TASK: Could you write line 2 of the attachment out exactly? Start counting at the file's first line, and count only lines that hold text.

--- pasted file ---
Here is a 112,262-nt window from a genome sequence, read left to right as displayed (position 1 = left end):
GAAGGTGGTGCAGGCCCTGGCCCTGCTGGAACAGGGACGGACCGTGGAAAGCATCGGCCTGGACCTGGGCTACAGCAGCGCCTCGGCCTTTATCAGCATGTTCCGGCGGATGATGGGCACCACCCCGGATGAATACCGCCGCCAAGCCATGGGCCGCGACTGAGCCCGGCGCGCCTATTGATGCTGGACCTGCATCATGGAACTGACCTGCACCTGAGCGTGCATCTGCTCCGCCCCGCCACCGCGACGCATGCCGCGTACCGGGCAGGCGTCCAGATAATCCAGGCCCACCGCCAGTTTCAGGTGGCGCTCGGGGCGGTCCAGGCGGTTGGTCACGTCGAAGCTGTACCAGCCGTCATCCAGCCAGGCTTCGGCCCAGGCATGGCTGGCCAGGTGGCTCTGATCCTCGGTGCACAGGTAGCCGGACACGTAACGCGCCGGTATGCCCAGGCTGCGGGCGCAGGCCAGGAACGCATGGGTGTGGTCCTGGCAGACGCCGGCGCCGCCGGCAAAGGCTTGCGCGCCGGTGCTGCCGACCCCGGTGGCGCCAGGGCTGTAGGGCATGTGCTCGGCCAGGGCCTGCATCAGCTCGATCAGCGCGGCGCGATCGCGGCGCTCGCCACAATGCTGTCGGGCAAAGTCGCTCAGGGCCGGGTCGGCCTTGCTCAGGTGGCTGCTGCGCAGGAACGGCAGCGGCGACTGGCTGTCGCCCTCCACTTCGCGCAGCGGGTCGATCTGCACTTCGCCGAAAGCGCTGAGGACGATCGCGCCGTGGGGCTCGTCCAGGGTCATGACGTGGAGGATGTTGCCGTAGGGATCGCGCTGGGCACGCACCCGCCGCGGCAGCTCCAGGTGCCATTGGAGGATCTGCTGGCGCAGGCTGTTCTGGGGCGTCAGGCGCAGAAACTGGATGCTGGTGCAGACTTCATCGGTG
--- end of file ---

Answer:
GAAGGTGGTGCAGGCCCTGGCCCTGCTGGAACAGGGACGGACCGTGGAAAGCATCGGCCTGGACCTGGGCTACAGCAGCGCCTCGGCCTTTATCAGCATGTTCCGGCGGATGATGGGCACCACCCCGGATGAATACCGCCGCCAAGCCATGGGCCGCGACTGAGCCCGGCGCGCCTATTGATGCTGGACCTGCATCATGGAACTGACCTGCACCTGAGCGTGCATCTGCTCCGCCCCGCCACCGCGACGCATGCCGCGTACCGGGCAGGCGTCCAGATAATCCAGGCCCACCGCCAGTTTCAGGTGGCGCTCGGGGCGGTCCAGGCGGTTGGTCACGTCGAAGCTGTACCAGCCGTCATCCAGCCAGGCTTCGGCCCAGGCATGGCTGGCCAGGTGGCTCTGATCCTCGGTGCACAGGTAGCCGGACACGTAACGCGCCGGTATGCCCAGGCTGCGGGCGCAGGCCAGGAACGCATGGGTGTGGTCCTGGCAGACGCCGGCGCCGCCGGCAAAGGCTTGCGCGCCGGTGCTGCCGACCCCGGTGGCGCCAGGGCTGTAGGGCATGTGCTCGGCCAGGGCCTGCATCAGCTCGATCAGCGCGGCGCGATCGCGGCGCTCGCCACAATGCTGTCGGGCAAAGTCGCTCAGGGCCGGGTCGGCCTTGCTCAGGTGGCTGCTGCGCAGGAACGGCAGCGGCGACTGGCTGTCGCCCTCCACTTCGCGCAGCGGGTCGATCTGCACTTCGCCGAAAGCGCTGAGGACGATCGCGCCGTGGGGCTCGTCCAGGGTCATGACGTGGAGGATGTTGCCGTAGGGATCGCGCTGGGCACGCACCCGCCGCGGCAGCTCCAGGTGCCATTGGAGGATCTGCTGGCGCAGGCTGTTCTGGGGCGTCAGGCGCAGAAACTGGATGCTGGTGCAGACTTCATCGGTG